Photo courtesy Kristen McDeavitt (right) and Kelly McDeavitt (left)

By Kelly McDeavitt, Staff Reporter

Unlike me, most kids just get stuff done. They sit in their room – no doubt after a solid amount of procrastination – and simply do their homework. This isn’t the case for me because I live with senioritis. This is the life of a junior with a senioritis sibling. Let’s say I’m motivated to work and I plow through some tricky pre-calculus problems. While I’m in the zone, solving problems under the heat of my study lamp, I suddenly hear a train in the distance and the hoot of an owl. Confused, I turn around to find my sister spread out on my floor enjoying the magical world of Pottermore, a website designed for Harry Potter lovers. My heart longs to join her, but I tell myself that I must resist. I continue working on my math until my sister says, “I got into Ravenclaw! I wonder which house you belong to?” I just can’t ignore this, folks. I sit down “only for a few minutes” to discover my house. I suddenly find myself an hour later still on Pottermore. That math homework was just the beginning of the day’s studies. It seems that every night, I’m left with a boatload of work to cram into the evening while my sister relaxes all day.

That’s not to say that my sister doesn’t have any work. She’s an AP student and has more challenging homework than a lot of other kids. No matter what homework she has though, it doesn’t compare to the endless assignments of junior year. Not only do I have trouble getting work done, but my senioritis sister also has some peculiar tendencies. With her boredom comes randomness. There will be spontaneous singing in the kitchen, a sudden dance in the hallway. My senior spends her time making me laugh and postponing my homework. Senioritis tends to seep out of my sister and sneakily cling to me. Although ultimately I choose when to work (and Kristen may even tell me to work from time to time), with all the fun she’s having around me, it’s hard not to join in. Although I love my sister with all of my heart, her senioritis impacts me as a junior more than I would like. What worries me isn’t how I will ever work again – what worries me is that other junior-senior siblings are going through the same thing. I’m here for you, poor junior. My advice is to lock yourself in your room until that homework is done - then indulge in the fun with your senior sibling.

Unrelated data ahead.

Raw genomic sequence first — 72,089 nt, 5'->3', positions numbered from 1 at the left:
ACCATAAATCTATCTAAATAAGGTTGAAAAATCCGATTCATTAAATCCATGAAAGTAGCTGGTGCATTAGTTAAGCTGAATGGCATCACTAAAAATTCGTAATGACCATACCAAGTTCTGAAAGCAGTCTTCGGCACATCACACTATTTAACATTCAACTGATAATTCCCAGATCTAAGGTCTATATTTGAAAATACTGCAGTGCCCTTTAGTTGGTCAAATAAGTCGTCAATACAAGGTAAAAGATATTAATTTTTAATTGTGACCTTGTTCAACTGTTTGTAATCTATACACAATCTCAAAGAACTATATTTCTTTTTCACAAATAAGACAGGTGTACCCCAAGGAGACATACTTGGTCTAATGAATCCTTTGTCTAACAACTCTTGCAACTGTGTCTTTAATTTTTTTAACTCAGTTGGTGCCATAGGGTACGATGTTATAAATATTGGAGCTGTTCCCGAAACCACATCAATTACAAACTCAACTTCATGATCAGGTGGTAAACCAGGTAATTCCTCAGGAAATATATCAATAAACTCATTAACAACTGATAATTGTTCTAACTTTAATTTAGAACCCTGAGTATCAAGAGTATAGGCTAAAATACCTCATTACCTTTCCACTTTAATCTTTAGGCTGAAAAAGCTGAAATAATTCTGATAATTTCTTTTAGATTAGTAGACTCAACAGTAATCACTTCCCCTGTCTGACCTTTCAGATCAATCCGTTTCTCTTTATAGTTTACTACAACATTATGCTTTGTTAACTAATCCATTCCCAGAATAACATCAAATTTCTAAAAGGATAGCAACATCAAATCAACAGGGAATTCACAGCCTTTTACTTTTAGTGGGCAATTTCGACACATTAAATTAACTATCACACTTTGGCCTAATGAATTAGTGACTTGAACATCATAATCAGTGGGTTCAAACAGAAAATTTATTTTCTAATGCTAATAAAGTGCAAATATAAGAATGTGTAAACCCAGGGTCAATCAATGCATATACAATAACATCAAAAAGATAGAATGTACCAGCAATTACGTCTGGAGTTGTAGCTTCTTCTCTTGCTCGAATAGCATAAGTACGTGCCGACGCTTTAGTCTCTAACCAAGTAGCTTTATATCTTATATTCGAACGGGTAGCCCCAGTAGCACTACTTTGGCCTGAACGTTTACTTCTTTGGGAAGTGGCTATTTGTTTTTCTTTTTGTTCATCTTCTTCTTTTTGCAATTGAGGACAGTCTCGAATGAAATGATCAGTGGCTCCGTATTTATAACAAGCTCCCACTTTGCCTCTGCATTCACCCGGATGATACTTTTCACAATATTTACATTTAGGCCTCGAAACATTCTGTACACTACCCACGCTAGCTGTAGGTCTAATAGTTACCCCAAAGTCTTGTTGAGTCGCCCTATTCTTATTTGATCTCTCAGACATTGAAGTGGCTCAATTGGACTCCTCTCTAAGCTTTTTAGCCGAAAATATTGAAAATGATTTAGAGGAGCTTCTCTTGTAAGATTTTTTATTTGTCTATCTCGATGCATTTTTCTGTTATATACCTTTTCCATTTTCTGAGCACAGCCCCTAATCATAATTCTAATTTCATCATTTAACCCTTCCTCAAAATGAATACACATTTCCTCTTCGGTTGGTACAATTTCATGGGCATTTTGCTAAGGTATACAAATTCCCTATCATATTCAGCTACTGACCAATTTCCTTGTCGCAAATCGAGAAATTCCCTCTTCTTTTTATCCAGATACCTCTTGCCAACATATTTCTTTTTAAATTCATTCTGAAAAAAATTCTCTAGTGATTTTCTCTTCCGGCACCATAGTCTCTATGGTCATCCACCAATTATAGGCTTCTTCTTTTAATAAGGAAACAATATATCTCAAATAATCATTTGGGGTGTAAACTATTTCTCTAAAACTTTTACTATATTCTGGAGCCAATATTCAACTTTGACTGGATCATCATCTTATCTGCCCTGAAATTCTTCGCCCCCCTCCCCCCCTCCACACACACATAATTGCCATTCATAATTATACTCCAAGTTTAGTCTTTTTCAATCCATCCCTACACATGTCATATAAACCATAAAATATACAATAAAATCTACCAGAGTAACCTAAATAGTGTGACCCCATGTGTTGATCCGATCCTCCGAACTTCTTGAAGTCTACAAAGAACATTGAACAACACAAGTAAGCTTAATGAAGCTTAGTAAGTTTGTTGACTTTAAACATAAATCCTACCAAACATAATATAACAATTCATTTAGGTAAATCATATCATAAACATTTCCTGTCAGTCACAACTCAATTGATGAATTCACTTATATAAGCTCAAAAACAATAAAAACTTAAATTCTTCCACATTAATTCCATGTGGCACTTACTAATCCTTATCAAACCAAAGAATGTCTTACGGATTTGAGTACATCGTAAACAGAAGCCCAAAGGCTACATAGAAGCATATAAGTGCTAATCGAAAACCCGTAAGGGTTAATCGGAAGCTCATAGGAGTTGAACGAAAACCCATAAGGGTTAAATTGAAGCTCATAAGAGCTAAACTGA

Why Obama might not win By Jason Almeida, Staff Reporter